• Be a leader, not a dictator
  • Offer flexibility and an attractive work-life balance

5. What does an IT recruitment consultant do?


An IT recruitment consultant (also called an IT headhunter or executive search consultant), specialises in connecting IT talent with jobs. It’s their job to find out exactly what you’re looking for in an ideal candidate, and then headhunt people to shortlist a handful of candidates that could be perfect for the role you’re trying to fill.

They will screen every candidate before sending them your way and will have a full understanding of their motivators, whether that’s money, perks, flexibility or something else. As a result, you get access to some of the best IT specialists in the industry and get an edge over your competitors when it comes to knowing how to secure the individual you want.

6. How much does it cost to recruit a new employee?


Replacing a staff member can be expensive. You have to cover advertising fees, admin, management time spent interviewing and the costs of training and development. A high turnover rate can have a huge impact on an organisation’s finances over the course of the year. The exact cost of recruiting a new employee varies depending on your organisation and its structure, but many companies focus on retention in order to keep turnover to a minimum. 

Working with a specialised headhunter can alleviate some of the associated costs, as they can conduct pre-screening interviews and advertise the role.

7. What to do when your candidate gets a counter offer


It’s possible that you could offer a position to a candidate and when they give their current employer their notice, they come back with a counter offer. Now, your potential candidate is torn between taking the job offer or sticking with their current employer. (E.g. for a pay rise or a promotion).

You could approach this by matching the counter offer. Speak to the candidate about why they wanted to leave their current employer, and make them aware that the things they didn’t like about their current company are probably still there. It’s a difficult conversation to have; work with an IT recruiter who can deal with counter offers and gain a better awareness of what would motivate the candidate to make the career move.

8. How to write a good job description


A job description should do two things; let potential new employees know if they’re suitable and make your company an attractive place to work. If you get them both right, you’ll attract the top calibre of candidates to your position.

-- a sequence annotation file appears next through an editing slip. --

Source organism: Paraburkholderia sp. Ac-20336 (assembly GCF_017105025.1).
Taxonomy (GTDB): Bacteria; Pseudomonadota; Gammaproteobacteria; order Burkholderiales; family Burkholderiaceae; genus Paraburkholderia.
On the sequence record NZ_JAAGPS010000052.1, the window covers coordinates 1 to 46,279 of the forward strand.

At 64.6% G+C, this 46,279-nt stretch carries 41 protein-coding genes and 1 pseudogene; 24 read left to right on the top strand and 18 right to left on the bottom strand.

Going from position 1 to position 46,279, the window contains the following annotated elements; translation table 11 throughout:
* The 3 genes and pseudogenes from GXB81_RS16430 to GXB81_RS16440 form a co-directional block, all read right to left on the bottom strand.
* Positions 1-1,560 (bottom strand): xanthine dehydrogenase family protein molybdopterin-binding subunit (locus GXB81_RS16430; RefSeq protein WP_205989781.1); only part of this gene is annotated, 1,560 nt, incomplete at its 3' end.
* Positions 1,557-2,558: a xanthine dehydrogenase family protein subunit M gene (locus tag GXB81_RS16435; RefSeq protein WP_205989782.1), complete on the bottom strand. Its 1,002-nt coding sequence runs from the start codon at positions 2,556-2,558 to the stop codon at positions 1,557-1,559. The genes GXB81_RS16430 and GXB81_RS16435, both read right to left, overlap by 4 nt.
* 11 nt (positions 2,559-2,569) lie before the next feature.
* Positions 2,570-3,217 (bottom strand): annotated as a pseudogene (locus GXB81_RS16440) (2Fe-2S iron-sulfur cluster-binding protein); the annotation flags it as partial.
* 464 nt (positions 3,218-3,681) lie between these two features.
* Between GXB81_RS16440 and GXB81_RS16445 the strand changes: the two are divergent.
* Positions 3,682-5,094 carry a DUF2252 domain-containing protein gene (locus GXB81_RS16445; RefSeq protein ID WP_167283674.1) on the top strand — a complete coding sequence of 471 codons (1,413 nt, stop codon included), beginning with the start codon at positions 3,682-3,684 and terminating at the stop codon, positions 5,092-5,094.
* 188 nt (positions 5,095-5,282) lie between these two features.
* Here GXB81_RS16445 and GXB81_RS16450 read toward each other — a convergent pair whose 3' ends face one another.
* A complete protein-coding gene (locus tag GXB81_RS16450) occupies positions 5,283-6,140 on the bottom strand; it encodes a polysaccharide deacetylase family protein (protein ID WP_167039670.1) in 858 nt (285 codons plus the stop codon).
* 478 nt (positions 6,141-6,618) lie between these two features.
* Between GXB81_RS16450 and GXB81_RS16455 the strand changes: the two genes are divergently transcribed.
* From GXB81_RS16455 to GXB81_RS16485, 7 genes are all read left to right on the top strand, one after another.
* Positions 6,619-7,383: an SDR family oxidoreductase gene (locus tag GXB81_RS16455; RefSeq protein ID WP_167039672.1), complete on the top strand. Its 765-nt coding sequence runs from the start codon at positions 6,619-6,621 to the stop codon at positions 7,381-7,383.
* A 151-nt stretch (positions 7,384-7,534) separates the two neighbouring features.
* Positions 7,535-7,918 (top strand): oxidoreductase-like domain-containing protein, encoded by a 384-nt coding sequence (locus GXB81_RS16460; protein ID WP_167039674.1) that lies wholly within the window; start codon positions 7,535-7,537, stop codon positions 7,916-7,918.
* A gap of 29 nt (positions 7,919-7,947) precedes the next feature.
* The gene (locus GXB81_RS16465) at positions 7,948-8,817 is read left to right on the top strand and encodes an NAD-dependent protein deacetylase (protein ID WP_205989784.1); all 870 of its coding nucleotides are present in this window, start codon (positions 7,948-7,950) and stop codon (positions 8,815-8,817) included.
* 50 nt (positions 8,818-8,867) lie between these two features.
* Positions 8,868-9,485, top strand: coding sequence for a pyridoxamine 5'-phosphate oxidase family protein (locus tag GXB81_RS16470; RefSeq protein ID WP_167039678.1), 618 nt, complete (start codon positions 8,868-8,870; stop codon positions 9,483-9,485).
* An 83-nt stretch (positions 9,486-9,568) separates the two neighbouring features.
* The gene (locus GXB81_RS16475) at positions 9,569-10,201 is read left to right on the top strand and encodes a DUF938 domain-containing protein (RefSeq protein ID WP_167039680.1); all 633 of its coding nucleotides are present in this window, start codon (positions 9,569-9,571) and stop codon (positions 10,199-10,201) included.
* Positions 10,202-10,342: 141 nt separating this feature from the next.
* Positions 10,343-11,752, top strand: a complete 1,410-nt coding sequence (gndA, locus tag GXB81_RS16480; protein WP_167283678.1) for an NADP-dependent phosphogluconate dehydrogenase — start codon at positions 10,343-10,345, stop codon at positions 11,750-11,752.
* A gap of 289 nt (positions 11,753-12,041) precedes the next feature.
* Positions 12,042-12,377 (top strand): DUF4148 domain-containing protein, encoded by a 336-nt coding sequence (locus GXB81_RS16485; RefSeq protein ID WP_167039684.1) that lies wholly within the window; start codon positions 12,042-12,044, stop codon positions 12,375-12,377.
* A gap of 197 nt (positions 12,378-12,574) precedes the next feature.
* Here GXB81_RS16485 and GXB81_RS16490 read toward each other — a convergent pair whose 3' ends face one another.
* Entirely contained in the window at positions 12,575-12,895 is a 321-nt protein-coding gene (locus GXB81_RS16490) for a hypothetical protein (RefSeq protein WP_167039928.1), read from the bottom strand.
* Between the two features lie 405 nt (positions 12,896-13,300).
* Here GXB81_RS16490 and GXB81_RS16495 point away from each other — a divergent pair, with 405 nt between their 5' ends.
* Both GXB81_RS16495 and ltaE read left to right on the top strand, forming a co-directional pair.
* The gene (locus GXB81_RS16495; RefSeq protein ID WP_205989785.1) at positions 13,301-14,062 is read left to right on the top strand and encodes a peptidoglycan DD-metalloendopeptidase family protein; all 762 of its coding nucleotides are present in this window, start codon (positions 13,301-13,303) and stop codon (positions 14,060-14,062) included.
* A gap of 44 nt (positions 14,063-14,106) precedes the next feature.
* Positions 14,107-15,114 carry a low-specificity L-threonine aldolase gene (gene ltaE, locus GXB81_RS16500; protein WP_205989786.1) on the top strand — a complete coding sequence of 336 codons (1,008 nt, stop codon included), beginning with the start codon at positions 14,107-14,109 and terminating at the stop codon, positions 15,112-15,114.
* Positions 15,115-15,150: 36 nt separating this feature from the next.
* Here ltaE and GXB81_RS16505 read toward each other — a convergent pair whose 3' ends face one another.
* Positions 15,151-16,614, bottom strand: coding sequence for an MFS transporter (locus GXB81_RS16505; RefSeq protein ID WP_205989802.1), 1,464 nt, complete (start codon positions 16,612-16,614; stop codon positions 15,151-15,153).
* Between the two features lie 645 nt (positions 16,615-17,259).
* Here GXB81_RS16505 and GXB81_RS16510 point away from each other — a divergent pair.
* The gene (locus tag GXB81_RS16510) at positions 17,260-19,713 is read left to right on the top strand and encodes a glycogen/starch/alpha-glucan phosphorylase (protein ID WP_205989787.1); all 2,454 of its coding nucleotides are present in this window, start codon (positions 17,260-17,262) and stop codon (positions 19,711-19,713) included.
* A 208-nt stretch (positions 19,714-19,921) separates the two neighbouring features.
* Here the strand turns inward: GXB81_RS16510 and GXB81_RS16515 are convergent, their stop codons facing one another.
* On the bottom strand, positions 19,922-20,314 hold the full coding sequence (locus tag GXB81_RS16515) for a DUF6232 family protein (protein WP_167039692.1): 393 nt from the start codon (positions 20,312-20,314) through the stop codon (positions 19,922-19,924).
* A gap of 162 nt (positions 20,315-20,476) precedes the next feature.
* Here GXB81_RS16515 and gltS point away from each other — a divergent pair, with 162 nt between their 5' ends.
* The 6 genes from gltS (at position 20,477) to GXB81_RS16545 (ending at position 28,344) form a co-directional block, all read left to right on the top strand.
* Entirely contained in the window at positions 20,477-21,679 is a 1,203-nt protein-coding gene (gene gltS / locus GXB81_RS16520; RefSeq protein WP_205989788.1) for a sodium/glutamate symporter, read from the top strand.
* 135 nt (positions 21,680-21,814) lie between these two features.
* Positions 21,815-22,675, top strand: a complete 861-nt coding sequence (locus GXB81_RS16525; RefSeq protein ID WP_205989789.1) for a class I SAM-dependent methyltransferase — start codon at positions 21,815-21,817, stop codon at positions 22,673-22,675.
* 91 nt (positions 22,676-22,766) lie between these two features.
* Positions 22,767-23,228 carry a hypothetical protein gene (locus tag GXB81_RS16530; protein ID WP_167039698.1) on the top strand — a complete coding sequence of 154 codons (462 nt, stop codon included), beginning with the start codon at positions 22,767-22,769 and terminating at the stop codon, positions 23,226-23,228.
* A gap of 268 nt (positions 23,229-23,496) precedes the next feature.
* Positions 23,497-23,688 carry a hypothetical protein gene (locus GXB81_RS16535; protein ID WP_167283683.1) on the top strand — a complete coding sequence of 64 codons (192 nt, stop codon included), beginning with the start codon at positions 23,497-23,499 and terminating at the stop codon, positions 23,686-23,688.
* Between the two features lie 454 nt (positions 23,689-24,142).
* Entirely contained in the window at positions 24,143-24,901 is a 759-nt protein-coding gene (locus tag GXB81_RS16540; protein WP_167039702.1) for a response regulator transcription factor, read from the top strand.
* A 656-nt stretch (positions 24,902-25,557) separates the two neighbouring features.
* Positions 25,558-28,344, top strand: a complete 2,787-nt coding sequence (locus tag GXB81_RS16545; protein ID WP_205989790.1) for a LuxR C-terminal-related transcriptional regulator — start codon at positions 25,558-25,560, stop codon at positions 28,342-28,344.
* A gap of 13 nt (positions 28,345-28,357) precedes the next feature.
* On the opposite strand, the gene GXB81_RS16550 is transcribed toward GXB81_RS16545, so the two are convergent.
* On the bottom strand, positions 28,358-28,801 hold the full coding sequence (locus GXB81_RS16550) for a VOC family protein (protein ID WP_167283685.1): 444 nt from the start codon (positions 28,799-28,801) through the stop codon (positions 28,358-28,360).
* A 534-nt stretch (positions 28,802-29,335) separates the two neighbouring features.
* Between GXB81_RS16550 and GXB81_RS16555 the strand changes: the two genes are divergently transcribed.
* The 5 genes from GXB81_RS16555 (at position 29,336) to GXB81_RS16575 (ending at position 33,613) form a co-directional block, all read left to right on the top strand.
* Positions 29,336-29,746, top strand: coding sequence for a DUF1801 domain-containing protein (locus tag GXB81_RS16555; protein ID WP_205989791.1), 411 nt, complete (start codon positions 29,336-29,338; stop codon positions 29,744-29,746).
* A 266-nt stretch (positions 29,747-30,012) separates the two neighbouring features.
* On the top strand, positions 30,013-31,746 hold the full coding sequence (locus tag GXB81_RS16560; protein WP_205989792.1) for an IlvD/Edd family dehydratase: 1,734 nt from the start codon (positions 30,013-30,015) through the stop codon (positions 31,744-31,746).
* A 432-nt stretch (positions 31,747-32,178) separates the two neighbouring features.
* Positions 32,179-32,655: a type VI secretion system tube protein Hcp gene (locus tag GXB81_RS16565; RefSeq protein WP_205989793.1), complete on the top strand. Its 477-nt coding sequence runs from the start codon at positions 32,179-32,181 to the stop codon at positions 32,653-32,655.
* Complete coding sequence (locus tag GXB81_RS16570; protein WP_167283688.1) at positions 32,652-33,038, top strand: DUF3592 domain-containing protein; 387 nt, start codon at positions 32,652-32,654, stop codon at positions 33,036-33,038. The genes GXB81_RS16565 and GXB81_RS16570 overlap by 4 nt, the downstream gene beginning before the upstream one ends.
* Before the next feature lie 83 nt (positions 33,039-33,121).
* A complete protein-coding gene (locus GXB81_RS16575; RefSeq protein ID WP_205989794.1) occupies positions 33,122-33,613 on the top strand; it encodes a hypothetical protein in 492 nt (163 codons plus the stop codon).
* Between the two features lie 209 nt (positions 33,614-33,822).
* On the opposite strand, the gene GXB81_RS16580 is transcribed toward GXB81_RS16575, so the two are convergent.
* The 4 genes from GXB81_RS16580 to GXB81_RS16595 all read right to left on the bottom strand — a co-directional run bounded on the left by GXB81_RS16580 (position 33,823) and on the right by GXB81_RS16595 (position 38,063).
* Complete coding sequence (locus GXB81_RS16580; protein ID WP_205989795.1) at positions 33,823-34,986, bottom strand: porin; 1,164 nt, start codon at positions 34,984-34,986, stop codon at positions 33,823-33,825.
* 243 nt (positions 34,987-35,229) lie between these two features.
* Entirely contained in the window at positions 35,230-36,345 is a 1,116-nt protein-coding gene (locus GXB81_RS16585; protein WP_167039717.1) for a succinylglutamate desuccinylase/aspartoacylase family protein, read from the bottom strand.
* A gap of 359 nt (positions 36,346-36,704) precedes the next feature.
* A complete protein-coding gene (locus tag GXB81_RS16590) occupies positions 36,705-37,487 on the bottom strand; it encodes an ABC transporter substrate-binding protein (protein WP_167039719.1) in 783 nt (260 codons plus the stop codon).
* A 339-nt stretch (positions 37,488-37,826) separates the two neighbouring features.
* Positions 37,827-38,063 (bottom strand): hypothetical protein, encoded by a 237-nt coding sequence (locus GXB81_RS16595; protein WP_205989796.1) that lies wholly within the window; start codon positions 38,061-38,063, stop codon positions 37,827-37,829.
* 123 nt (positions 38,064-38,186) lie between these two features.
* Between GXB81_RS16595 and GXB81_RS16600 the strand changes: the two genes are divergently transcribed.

The job description should cover the duties of the role and the skills/experience required. If a skill is optional, make sure you make that clear or you risk deterring qualified jobseekers who don’t meet the “exact” requirements. Keep it clear and succinct, and use bullet points for digestibility and scanning purposes.

9. What is workforce planning?


Workforce planning is a process adopted by organisations to ensure they have the right employees to manage current and future operations. It involves identifying a need for more staff to ensure the most cost-effective and efficient methods are being deployed. Workforce planning is an ongoing initiative that takes a business’ long-term vision and ensures they have the personnel in place to achieve it.

10. What does an IT job description look like?


Most IT jobs are highly technical, so an IT job description would be heavily focused on the technical skills, experience and qualifications that are needed. Give the reader a clear vision of the role, including an introduction to the company, the tools and technology they’ll be working with, progression opportunities and compensation.

11. How much does an IT recruiter cost?


Working with an IT recruiter (or headhunter) is a contingency-based relationship. It’s their job to find you suitable candidates to fill roles – and you don’t have to pay anything until a candidate has been placed. Once that happens, the fee is usually based on the salary awarded to that candidate and will be set at a certain percentage of the salary. For contract employees, you still won’t pay anything until a candidate is placed, but then you will generally be charged a monthly fee until the contract ends.